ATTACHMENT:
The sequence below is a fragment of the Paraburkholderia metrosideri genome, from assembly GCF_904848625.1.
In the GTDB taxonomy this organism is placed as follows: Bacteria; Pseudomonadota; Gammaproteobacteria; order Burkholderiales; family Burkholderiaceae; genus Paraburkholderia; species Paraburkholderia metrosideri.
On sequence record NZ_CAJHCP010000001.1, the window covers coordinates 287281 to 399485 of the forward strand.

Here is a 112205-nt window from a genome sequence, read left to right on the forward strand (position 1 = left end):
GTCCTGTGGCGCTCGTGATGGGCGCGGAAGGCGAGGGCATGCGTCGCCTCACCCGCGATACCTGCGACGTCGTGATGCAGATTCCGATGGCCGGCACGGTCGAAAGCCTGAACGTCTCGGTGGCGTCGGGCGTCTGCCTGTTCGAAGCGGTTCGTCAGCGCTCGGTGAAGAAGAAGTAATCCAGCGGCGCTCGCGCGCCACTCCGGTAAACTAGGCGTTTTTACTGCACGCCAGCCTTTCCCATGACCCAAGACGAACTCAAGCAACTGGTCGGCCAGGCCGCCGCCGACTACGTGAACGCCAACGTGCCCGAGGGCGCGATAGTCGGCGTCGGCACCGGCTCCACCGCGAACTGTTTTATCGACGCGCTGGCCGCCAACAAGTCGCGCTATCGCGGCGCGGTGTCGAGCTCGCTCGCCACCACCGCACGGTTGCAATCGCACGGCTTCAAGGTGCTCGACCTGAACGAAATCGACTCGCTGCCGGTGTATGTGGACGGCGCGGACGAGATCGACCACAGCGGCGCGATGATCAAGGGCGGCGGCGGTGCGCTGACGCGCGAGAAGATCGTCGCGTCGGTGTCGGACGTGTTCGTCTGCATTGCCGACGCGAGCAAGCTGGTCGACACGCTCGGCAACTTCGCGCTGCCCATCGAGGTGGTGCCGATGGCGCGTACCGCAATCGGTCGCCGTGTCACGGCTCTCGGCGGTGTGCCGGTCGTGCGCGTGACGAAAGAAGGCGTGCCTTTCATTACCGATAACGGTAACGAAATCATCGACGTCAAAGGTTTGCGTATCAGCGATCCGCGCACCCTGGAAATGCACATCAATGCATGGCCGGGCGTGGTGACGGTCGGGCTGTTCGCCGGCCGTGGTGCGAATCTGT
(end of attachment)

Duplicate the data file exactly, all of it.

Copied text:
The sequence below is a fragment of the Paraburkholderia metrosideri genome, from assembly GCF_904848625.1.
In the GTDB taxonomy this organism is placed as follows: Bacteria; Pseudomonadota; Gammaproteobacteria; order Burkholderiales; family Burkholderiaceae; genus Paraburkholderia; species Paraburkholderia metrosideri.
On sequence record NZ_CAJHCP010000001.1, the window covers coordinates 287281 to 399485 of the forward strand.

Here is a 112205-nt window from a genome sequence, read left to right on the forward strand (position 1 = left end):
GTCCTGTGGCGCTCGTGATGGGCGCGGAAGGCGAGGGCATGCGTCGCCTCACCCGCGATACCTGCGACGTCGTGATGCAGATTCCGATGGCCGGCACGGTCGAAAGCCTGAACGTCTCGGTGGCGTCGGGCGTCTGCCTGTTCGAAGCGGTTCGTCAGCGCTCGGTGAAGAAGAAGTAATCCAGCGGCGCTCGCGCGCCACTCCGGTAAACTAGGCGTTTTTACTGCACGCCAGCCTTTCCCATGACCCAAGACGAACTCAAGCAACTGGTCGGCCAGGCCGCCGCCGACTACGTGAACGCCAACGTGCCCGAGGGCGCGATAGTCGGCGTCGGCACCGGCTCCACCGCGAACTGTTTTATCGACGCGCTGGCCGCCAACAAGTCGCGCTATCGCGGCGCGGTGTCGAGCTCGCTCGCCACCACCGCACGGTTGCAATCGCACGGCTTCAAGGTGCTCGACCTGAACGAAATCGACTCGCTGCCGGTGTATGTGGACGGCGCGGACGAGATCGACCACAGCGGCGCGATGATCAAGGGCGGCGGCGGTGCGCTGACGCGCGAGAAGATCGTCGCGTCGGTGTCGGACGTGTTCGTCTGCATTGCCGACGCGAGCAAGCTGGTCGACACGCTCGGCAACTTCGCGCTGCCCATCGAGGTGGTGCCGATGGCGCGTACCGCAATCGGTCGCCGTGTCACGGCTCTCGGCGGTGTGCCGGTCGTGCGCGTGACGAAAGAAGGCGTGCCTTTCATTACCGATAACGGTAACGAAATCATCGACGTCAAAGGTTTGCGTATCAGCGATCCGCGCACCCTGGAAATGCACATCAATGCATGGCCGGGCGTGGTGACGGTCGGGCTGTTCGCCGGCCGTGGTGCGAATCTGT